Aug. 11 â€“ The Texas water supply will be woefully inadequate to meet the demands of a rapidly growing population within 50 years.
I will not likely be hindered much by the shortage since I will be 117 and will have given up bathing and probably will have donated my fishing rods to various great-great-grandchildren for use as wall decorations and such. But those little tykes may need occasional refreshment and their mothers or wives likely will demand regular washings.
The statistics indicate that the population of Texas will double in 50 years, so demand for water will increase significantly. Water supply, however, will drop by 17 percent, leaving a significant shortage.
All this new knowledge came from a seminar I just left, a session at the Texas Produce Conference in San Antonio. Comer Tuck, with the Texas Water Development Board, was the bearer of these dire predictions. Even direrer (I know thatâ€™s not a word) is the expected effect on agricultural irrigation. Projections indicate farmers will have significantly less water for crop use by 2060.
In another session this afternoon, former congressman Charlie Stenholm said the population of the world will double within that same period. That means more demand for food. â€śAnd weâ€™ll have to produce more food on fewer acres,â€ť Stenholm said.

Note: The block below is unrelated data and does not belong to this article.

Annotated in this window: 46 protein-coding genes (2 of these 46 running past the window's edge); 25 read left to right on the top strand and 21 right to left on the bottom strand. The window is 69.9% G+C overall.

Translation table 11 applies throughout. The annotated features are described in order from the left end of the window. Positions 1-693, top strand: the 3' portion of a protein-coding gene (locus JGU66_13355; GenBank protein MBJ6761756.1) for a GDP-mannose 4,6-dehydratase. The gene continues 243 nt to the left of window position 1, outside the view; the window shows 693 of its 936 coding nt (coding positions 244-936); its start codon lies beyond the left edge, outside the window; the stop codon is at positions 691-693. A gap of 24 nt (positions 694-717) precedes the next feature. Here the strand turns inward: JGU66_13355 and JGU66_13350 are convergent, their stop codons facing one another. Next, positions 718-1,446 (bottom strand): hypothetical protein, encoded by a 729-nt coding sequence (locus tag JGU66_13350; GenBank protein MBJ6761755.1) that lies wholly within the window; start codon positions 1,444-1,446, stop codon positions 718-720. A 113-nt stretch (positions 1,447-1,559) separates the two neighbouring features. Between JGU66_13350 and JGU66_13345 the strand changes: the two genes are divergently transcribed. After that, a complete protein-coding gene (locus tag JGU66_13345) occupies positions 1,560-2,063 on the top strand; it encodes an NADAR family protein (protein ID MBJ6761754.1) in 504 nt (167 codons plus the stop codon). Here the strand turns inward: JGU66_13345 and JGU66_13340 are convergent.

So, hereâ€™s the dilemma: The worldâ€™s farmers must provide enough food for about twice as many consumers as we do now, on less land and with less water.
Weâ€™ve also learned that funding for agricultural research and development remains flat at best, or, more likely, continues to diminish. As Iâ€™ve mentioned before, Iâ€™m not much at math, but even I can see that this arithmetic doesnâ€™t add up to a comfortable existence for future generations. It does equal a bunch of hungry, thirsty, dirty people fighting tooth and toenail for every crumb of food and drop of water they can get. It would be the basis for a really bad science fiction movie if it werenâ€™t so possible.